As to their longevity: if cared for properly, a veneer could last for twenty years or more. While the veneer itself isn’t subject to the effects of dental disease, the tooth and the gums that support it are. Shrinking gum tissues as a result of periodontal (gum) disease, for example, could have a negative effect on the veneered tooth and subsequently the veneer. It’s important, then, that you properly practice daily brushing and flossing, along with keeping up regular office cleanings and checkups.
There’s one other important consideration: while porcelain veneers can withstand normal biting forces, if they’re subjected beyond their tolerance they could shatter. You should be careful not to subject your veneered teeth to an abnormal biting force, such as biting down on an extremely hard object. If you tend to grind your teeth at night, wearing a night guard can minimize the force created from the grinding.
It’s possible to repair and re-bond a loose or slightly chipped veneer. In some cases, though, severe damage may require a replacement. Still, by using common sense about what you bite down on and taking proper care of your teeth and gums, you can minimize the chances of damage and enjoy many years of a more attractive smile.
If you would like more information on porcelain veneers, please contact us or schedule an appointment for a consultation. You can also learn more about this topic by reading the Dear Doctor magazine article “Porcelain Veneers: How Long will Your Porcelain Veneers Last?.”
Find out how to handle all of your dental emergencies and when to see your Novi dentist.
We can’t always be prepared for everything in life. So it might come as a complete surprise when you suffer from a dental injury. The most important rule you can follow is to remain calm and to call your Novi dentist Dr. Neil Blavin to find out if it’s necessary to come in for treatment. If it’s a true dental emergency then you will need proper medical attention in order to preserve your smile.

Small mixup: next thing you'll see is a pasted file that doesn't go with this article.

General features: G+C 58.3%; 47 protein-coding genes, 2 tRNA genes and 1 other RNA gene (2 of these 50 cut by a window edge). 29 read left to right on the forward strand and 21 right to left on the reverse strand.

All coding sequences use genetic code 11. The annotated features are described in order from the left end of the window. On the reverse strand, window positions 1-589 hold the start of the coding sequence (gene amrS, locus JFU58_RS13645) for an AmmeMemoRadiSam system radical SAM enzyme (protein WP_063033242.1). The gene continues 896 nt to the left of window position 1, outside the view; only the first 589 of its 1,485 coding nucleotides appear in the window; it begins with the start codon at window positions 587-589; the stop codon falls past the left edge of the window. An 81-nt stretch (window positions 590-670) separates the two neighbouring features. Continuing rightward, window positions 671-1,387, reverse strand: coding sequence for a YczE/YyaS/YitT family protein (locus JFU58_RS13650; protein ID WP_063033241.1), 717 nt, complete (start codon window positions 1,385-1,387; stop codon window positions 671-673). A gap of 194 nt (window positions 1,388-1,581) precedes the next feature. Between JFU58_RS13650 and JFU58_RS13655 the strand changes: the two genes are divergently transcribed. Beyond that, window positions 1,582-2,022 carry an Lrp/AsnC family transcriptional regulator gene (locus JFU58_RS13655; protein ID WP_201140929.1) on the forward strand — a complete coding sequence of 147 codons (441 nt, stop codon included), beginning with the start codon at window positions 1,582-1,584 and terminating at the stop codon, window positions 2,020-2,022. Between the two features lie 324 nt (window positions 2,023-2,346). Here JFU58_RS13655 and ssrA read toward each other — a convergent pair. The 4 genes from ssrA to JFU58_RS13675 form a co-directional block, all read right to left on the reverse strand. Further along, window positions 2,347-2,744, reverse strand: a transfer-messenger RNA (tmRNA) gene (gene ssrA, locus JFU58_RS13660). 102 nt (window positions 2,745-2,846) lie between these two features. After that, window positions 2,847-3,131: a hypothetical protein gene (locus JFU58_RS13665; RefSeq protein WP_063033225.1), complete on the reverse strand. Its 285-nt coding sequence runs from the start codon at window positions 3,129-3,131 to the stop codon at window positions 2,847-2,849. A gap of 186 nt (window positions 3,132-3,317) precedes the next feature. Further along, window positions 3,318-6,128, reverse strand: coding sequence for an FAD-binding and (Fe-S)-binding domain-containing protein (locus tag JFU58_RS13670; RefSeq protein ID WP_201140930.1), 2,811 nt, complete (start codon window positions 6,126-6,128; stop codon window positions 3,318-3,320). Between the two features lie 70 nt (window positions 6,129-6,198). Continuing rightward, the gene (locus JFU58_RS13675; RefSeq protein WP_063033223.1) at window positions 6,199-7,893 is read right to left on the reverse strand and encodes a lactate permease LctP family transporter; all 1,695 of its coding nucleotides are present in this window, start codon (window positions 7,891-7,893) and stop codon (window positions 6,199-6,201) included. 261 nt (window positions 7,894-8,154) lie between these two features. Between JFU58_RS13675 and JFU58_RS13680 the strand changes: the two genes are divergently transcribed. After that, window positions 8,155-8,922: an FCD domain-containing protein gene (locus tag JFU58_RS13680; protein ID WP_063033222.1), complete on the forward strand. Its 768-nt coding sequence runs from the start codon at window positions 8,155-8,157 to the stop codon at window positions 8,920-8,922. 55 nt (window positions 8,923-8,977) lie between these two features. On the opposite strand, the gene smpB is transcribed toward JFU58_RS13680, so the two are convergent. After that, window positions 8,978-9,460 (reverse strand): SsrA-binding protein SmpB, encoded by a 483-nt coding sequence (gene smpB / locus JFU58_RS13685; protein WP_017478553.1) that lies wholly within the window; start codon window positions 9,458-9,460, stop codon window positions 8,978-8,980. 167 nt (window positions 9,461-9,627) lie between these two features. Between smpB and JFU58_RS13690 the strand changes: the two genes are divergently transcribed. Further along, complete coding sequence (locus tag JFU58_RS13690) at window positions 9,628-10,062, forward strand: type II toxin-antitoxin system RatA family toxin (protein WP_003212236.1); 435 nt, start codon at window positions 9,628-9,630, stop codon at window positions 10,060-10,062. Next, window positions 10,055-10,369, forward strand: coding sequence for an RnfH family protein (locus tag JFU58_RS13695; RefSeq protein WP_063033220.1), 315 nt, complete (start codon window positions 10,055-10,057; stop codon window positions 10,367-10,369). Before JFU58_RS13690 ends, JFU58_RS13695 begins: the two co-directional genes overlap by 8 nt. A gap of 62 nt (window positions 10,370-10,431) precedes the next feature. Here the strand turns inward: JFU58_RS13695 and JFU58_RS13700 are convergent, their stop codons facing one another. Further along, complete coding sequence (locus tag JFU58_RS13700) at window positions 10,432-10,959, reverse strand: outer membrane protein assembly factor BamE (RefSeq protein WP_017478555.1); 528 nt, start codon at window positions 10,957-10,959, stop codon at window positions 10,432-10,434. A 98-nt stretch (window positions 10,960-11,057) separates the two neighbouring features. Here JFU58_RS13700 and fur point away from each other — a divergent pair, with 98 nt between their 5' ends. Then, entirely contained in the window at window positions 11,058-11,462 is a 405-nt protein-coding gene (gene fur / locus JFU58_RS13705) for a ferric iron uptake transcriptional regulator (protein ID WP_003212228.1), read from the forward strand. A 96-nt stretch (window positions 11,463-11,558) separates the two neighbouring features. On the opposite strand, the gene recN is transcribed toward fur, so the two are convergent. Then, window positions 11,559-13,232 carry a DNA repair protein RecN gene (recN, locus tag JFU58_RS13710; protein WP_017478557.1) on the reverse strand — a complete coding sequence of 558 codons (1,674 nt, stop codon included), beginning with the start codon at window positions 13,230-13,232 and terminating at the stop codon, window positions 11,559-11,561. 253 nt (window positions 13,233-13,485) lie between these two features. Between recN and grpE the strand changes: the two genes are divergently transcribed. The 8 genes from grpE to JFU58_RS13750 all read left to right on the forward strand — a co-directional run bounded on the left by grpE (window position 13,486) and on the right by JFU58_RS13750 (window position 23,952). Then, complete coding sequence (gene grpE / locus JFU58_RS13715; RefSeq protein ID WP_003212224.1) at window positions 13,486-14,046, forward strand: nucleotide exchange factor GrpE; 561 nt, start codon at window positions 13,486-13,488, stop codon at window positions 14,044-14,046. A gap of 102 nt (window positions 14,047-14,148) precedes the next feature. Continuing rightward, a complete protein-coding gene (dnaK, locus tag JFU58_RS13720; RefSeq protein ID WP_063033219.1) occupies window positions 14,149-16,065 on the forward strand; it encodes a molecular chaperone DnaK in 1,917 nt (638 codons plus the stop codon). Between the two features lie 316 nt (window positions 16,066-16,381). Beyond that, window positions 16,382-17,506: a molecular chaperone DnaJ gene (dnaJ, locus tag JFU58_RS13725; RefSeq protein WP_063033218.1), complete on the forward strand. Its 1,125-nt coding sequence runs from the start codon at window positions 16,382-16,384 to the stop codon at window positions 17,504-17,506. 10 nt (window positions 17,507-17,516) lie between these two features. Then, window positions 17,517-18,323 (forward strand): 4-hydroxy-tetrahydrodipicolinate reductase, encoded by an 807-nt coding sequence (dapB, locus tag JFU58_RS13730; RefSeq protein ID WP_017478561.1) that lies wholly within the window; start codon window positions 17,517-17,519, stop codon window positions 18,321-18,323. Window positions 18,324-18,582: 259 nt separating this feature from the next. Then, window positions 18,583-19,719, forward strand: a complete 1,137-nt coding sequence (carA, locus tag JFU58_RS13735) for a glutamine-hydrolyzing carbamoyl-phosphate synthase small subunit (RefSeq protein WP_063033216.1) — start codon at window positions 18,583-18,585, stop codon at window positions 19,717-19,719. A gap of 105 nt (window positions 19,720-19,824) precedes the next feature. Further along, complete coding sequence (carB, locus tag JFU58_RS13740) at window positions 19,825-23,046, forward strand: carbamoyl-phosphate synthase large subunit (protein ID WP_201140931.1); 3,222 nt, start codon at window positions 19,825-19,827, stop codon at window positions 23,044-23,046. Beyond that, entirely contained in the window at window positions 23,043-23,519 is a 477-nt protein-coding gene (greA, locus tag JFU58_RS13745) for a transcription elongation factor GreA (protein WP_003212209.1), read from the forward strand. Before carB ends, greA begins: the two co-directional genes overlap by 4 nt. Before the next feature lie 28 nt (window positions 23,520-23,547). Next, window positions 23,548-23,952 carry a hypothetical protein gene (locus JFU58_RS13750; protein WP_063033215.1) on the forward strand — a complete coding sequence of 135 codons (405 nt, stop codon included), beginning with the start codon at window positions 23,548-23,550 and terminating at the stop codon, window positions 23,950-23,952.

Handling Dental Emergencies
No true dental emergency can be fully treated at home. Leave your dental care to the professionals like your Novi dentist Dr. Blavin. The most common dental emergencies include,
- Tooth pain
- Fractured tooth
- Dislodged or knocked out tooth
- Bitten tongue or cheek
- Damaged or broken braces
- Broken dental work (e.g. dental crown; dentures)
If you are dealing with any of these problems then you need to call your Novi dentist Dr. Blavin right away. Particularly in the case of a knocked-out tooth, time is of the essence. More times than not, a knocked-out tooth can be saved if treated within the hour. In the meantime, you may be dealing with some rather unpleasant side effects of you dental emergency. Find out what you can do to ease your symptoms before coming into our office.
Are you experiencing swelling?
Has your face started to swell as a result of your infection or injury? This can be both alarming and uncomfortable. Luckily, anti-inflammatory medications like ibuprofen can reduce inflammation until you are able to get in to see your Novi dentist Dr. Blavin. If you are looking to go for the more natural route to easing your symptoms then apply an ice pack wrapped in a towel over the swollen areas for a few minutes.
Are you in pain?
Just as anti-inflammatories can be a great way to reduce swelling, it can also help eliminate pain. Also, pain relievers like Advil can kill your discomfort until you can get proper medical attention. Again, for those looking to avoid medications, rinsing your mouth out with warm salt water several times a day can also help ease painful symptoms.
Don’t let a dental emergency get the better of your smile. Contact your Novi dentist Dr. Blavin at Briar Pointe Dentistry now and we will be sure to get you in to see us right away. Nothing is more important then your dental health, and we strive to treat all of your problems, whether they require immediate care or not.